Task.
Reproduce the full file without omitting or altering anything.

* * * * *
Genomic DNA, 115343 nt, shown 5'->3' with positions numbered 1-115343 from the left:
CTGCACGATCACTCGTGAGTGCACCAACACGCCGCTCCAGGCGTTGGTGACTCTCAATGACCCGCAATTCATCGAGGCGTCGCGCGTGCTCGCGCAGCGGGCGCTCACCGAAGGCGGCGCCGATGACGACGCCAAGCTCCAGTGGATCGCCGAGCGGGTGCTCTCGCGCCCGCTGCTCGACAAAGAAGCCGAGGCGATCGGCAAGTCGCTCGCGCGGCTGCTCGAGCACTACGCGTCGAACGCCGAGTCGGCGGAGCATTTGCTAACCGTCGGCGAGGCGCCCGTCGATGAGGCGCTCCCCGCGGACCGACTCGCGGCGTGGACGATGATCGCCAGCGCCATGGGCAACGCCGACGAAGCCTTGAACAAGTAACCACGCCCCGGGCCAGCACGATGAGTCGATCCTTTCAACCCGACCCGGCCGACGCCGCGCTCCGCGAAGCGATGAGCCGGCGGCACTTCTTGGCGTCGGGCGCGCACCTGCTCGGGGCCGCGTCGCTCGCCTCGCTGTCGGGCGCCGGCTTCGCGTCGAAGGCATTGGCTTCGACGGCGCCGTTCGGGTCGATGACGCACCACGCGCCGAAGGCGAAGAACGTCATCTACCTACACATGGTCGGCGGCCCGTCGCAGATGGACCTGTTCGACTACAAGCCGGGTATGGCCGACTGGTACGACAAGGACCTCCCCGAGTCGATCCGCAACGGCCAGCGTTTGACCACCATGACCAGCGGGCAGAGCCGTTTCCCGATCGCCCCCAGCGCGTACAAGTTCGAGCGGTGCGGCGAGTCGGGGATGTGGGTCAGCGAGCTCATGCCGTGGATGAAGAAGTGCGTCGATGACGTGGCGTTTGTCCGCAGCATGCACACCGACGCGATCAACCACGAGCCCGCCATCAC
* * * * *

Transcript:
Genomic DNA, 115343 nt, shown 5'->3' with positions numbered 1-115343 from the left:
CTGCACGATCACTCGTGAGTGCACCAACACGCCGCTCCAGGCGTTGGTGACTCTCAATGACCCGCAATTCATCGAGGCGTCGCGCGTGCTCGCGCAGCGGGCGCTCACCGAAGGCGGCGCCGATGACGACGCCAAGCTCCAGTGGATCGCCGAGCGGGTGCTCTCGCGCCCGCTGCTCGACAAAGAAGCCGAGGCGATCGGCAAGTCGCTCGCGCGGCTGCTCGAGCACTACGCGTCGAACGCCGAGTCGGCGGAGCATTTGCTAACCGTCGGCGAGGCGCCCGTCGATGAGGCGCTCCCCGCGGACCGACTCGCGGCGTGGACGATGATCGCCAGCGCCATGGGCAACGCCGACGAAGCCTTGAACAAGTAACCACGCCCCGGGCCAGCACGATGAGTCGATCCTTTCAACCCGACCCGGCCGACGCCGCGCTCCGCGAAGCGATGAGCCGGCGGCACTTCTTGGCGTCGGGCGCGCACCTGCTCGGGGCCGCGTCGCTCGCCTCGCTGTCGGGCGCCGGCTTCGCGTCGAAGGCATTGGCTTCGACGGCGCCGTTCGGGTCGATGACGCACCACGCGCCGAAGGCGAAGAACGTCATCTACCTACACATGGTCGGCGGCCCGTCGCAGATGGACCTGTTCGACTACAAGCCGGGTATGGCCGACTGGTACGACAAGGACCTCCCCGAGTCGATCCGCAACGGCCAGCGTTTGACCACCATGACCAGCGGGCAGAGCCGTTTCCCGATCGCCCCCAGCGCGTACAAGTTCGAGCGGTGCGGCGAGTCGGGGATGTGGGTCAGCGAGCTCATGCCGTGGATGAAGAAGTGCGTCGATGACGTGGCGTTTGTCCGCAGCATGCACACCGACGCGATCAACCACGAGCCCGCCATCAC